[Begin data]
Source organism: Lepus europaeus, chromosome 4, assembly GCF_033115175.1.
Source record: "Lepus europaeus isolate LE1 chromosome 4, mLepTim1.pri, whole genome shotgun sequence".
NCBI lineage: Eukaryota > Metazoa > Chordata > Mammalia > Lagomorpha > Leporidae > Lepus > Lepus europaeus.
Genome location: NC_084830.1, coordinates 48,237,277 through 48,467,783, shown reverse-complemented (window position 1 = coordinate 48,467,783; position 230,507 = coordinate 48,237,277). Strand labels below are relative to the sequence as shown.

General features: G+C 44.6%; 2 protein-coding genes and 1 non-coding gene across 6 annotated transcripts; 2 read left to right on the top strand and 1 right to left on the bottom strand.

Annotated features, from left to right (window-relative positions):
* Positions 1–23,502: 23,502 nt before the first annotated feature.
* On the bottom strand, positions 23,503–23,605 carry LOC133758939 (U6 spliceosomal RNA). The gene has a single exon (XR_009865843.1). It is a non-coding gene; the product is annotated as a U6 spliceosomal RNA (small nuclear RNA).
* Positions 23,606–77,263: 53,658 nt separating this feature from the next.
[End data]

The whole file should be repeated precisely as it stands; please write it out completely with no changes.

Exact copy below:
Source organism: Lepus europaeus, chromosome 4, assembly GCF_033115175.1.
Source record: "Lepus europaeus isolate LE1 chromosome 4, mLepTim1.pri, whole genome shotgun sequence".
NCBI lineage: Eukaryota > Metazoa > Chordata > Mammalia > Lagomorpha > Leporidae > Lepus > Lepus europaeus.
Genome location: NC_084830.1, coordinates 48,237,277 through 48,467,783, shown reverse-complemented (window position 1 = coordinate 48,467,783; position 230,507 = coordinate 48,237,277). Strand labels below are relative to the sequence as shown.

General features: G+C 44.6%; 2 protein-coding genes and 1 non-coding gene across 6 annotated transcripts; 2 read left to right on the top strand and 1 right to left on the bottom strand.

Annotated features, from left to right (window-relative positions):
* Positions 1–23,502: 23,502 nt before the first annotated feature.
* On the bottom strand, positions 23,503–23,605 carry LOC133758939 (U6 spliceosomal RNA). The gene has a single exon (XR_009865843.1). It is a non-coding gene; the product is annotated as a U6 spliceosomal RNA (small nuclear RNA).
* Positions 23,606–77,263: 53,658 nt separating this feature from the next.